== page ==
Gold Medal is delighted to offer this month’s selections as a partial insight to the world of Mill Creek Vineyards and Winery.
Map of the area
The Kreck Family
While many past Gold Spotlights have featured outstanding individuals from our featured winery, this month’s Spotlight involves the members of the extraordinary Kreck Family of Sonoma County, owners of Mill Creek Vineyards and Winery.
Even though Mill Creek’s founder and soul, Charles “Chuck” Kreck, passed away nearly five years ago, his sons and their families carry his wonderful legacy daily. Chuck’s remarkable wife Vera continued to work around the winery until just recently. Now approaching ninety years young, she continues to reside in the couple’s Mill Creek Road residence. The couple’s oldest son Jim and his wife Elizabeth are still actively involved in many facets of Mill Creek ,along with their son Matt who grows some excellent Zinfandel fruit at another site in Dry Creek that is sold exclusively to Mill Creek.
Jim’s younger brother (by five years) Bill and his wife Yvonne have played major roles in the development of Mill Creek’s operation. Having known each other since childhood and having attended Cal Sate Chico at the same time, Bill and Yvonne Kreck embody the very core of what makes Mill Creek tick.
“We are all quite happy here at Mill Creek,” Yvonne Kreck offered. “Each one of us does the job that we are best suited for. Over time, we have each found our own particular niche. The nice thing is that it all tends to come together and allows us to produce some really outstanding wines. When customers enjoy our wines, well, that’s what makes it all worthwhile.”
Yvonne’s husband Bill has handled most of the sales and marketing for Mill Creek for the past twenty years while Yvonne, who taught school for many years and raised three sons, does most of the public relations work. She also runs the tasting room and insures the historical accuracy of the winery’s beginnings. The couple’s two oldest sons, Brian and Jeremy, are also intricately involved in Mill Creek.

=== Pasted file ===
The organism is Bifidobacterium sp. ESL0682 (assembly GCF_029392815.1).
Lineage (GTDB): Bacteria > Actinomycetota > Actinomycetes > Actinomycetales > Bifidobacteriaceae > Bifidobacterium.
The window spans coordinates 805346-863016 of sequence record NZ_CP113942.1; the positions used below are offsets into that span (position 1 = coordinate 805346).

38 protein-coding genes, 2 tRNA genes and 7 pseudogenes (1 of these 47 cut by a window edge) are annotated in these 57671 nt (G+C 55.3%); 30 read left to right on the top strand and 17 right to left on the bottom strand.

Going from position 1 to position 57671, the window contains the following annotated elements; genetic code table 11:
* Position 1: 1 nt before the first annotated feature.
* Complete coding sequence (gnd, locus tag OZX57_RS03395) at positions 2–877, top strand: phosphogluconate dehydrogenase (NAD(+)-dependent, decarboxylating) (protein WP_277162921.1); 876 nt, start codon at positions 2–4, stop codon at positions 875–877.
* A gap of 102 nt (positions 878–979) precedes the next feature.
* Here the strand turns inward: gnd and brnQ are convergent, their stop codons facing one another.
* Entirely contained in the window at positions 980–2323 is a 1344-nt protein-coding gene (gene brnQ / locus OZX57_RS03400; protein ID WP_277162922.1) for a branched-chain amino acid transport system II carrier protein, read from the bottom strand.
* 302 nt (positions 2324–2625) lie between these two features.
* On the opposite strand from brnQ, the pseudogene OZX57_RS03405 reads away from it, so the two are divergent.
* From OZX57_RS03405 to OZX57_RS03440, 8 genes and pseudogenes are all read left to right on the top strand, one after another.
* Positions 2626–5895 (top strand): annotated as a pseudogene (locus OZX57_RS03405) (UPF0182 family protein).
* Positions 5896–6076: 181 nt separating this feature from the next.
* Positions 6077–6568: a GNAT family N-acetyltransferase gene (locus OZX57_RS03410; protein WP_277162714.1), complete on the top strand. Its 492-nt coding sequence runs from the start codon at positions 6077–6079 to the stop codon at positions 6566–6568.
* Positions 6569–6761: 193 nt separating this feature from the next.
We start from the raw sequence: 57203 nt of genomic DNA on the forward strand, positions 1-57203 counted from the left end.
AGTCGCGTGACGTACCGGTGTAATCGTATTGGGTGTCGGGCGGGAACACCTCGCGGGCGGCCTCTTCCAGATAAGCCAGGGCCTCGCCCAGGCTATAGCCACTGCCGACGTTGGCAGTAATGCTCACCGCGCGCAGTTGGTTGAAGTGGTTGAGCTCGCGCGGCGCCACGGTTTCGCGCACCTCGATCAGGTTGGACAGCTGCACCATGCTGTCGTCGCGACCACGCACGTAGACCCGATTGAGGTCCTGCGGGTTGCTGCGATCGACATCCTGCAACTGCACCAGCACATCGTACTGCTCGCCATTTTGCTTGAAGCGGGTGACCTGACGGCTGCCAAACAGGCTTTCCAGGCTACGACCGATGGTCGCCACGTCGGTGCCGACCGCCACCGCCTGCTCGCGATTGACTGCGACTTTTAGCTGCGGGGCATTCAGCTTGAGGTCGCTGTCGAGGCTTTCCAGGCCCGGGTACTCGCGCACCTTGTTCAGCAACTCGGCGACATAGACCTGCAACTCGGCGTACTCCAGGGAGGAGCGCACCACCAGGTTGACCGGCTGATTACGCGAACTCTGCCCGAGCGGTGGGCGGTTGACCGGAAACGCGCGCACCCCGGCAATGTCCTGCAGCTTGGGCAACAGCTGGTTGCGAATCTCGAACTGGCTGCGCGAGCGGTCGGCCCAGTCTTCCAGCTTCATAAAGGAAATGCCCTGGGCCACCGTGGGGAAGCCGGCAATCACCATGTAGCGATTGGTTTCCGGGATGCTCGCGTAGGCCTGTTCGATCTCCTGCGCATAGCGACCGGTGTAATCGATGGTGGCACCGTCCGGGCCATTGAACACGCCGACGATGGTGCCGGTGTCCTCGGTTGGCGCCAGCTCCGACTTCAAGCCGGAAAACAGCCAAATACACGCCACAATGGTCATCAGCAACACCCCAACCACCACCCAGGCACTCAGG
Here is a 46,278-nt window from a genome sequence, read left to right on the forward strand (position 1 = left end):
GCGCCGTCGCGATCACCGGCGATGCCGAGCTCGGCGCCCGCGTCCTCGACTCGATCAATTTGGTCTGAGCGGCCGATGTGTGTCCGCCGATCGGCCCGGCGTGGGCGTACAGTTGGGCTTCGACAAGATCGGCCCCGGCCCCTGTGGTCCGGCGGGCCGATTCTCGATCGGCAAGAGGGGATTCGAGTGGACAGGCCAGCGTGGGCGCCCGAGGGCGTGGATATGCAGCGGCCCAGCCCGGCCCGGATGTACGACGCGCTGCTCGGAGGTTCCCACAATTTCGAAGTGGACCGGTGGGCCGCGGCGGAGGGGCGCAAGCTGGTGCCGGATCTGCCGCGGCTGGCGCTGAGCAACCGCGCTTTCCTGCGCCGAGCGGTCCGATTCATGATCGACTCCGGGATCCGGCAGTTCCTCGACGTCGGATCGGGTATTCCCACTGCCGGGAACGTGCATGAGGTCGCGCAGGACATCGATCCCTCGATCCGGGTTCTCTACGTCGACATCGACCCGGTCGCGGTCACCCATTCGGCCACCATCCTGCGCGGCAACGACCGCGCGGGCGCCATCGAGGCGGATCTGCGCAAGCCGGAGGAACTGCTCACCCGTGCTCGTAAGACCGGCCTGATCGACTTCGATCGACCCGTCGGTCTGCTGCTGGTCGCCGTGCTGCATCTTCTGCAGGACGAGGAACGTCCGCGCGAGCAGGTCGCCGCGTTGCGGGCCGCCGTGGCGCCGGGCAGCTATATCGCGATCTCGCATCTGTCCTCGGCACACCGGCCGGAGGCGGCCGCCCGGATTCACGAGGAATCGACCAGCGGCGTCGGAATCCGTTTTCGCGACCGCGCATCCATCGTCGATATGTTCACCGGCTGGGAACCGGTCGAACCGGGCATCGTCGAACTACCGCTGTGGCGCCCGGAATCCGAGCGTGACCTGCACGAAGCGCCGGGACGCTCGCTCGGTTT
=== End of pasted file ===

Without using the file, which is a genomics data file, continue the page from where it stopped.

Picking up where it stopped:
Brian, now 30, graduated from UC Davis with an economics degree. He handles the winery’s business affairs and also is responsible for Mill Creek’s presence on the vast east coast wine market, one of the few areas outside California where Mill Creek has chosen to sell its wines. Brian also runs a thriving web development business in addition to his Mill Creek duties. Brian’s 26-year-old brother Jeremy was an agribusiness graduate of Cal Poly San Luis Obispo who minored in viticulture and oenology. Jeremy is primarily responsible for vineyard management of the Alexander Valley vineyards and also part of the Dry Creek vineyards that the Kreck Family owns. A third brother, Philip, attended West Point and is now an officer in the army.
The Kreck Family has always believed in involving themselves in the outstanding issues of both their community and the wine industry itself. They have served on numerous civic and political action boards and committees and were instrumental in helping establish the Sonoma County Vintner’s Cooperative, a major facility to its forty-three member wineries.
A prime example of the Kreck family’s active involvement in Sonoma’s wine industry is the fact that Bill Kreck is still one of the few winery principals that annually participates in the Sonoma County Wineries Association’s Grand Tour, a demanding role that has most certainly grown old with time. Bill doesn’t see it that way, an opinion shared by the entire Kreck clan.
“Our family has always emphasized respect for agriculture,” he explained. “We nurtured the belief that if we used our lands wisely and maintained a deep esteem for those who make their livings from it, in the end, everyone would prosper.”
Such is the spirit and feeling that pervades Mill Creek Vineyards and Winery. It is fitting that such fortitude and character should exist within the small winery operation.
To the Krecks, it is all quite simple. They feel that being part of a winemaking family in nothing short of carrying on a centuries old tradition practiced around the world, not just in California. Would that there were more in the wine business that felt the same.
With Brian and Jeremy Kreck around to serve as third generation operators, Mill Creek’s future seems quite secure. With the kind of family both have evolved from, that seems a fairly safe bet.